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It also allows states to establish a basic healthcare plan modeled on the plans available under the Employee Retirement Income Security Act of 1974, “plus a pharmacy benefit,” Cassidy said.

“You could actually keep much of what has been invested in Obamacare,” he explained. “The nice thing about this, it is not nearly so prescriptive as Obamacare.”

That makes it the rare GOP proposal that liberal healthcare experts don’t dismiss out of hand. “[It is] a bold and unconventional proposal,” Health Affairs contributing editor Timothy Jost wrote in June. “Unlike most Republican proposals, it does not purport to repeal the [Affordable Care Act].

“It would repeal the individual and employer mandates and a number of the consumer protections of the ACA, but would leave much of the infrastructure in place, including the ACA’s marketplaces and income-based premium tax credits, Medicare reforms and tax increases.”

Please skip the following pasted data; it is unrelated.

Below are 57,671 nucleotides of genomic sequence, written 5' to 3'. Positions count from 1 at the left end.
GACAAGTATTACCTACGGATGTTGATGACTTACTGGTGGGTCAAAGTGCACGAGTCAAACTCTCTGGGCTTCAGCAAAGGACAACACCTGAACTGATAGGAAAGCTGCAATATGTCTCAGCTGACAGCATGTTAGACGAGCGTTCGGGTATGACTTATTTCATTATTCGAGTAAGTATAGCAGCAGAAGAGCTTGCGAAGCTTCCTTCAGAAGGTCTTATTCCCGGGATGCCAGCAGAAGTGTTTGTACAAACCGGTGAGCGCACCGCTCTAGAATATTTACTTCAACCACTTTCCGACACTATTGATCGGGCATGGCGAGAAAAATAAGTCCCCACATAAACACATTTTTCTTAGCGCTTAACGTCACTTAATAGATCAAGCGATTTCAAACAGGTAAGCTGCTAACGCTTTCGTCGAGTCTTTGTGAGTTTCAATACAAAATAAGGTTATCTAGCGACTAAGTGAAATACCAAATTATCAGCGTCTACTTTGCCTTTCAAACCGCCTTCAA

Cassidy and Sessions would allow young people to remain on their parents’ health insurance until the age of 26 and retain the Obamacare provision that bans health insurance from refusing to sell policies to people with pre-existing conditions.

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That’s popular policy, but it leads to a thorny problem for healthcare policymakers: How do you guarantee that people won’t just wait until they are sick to buy a policy, which would quickly bankrupt insurance companies?

The individual mandate was Obama’s solution, but that’s a deeply unpopular proposal. Cassidy and Sessions get around that problem by allowing states to enroll their citizens in the basic healthcare plan automatically, unless the individuals opt out of the program.

“If they’re somebody who wants to be out, absolutely you respect that, the patient has the power,” Cassidy said. “Assuming the state legislature opts for this and the patient will be enrolled in the standard plan even if they do nothing, we restore what is called the law of big numbers. You have all the young invincibles enrolled and you can spread the cost of someone’s illness over the many.”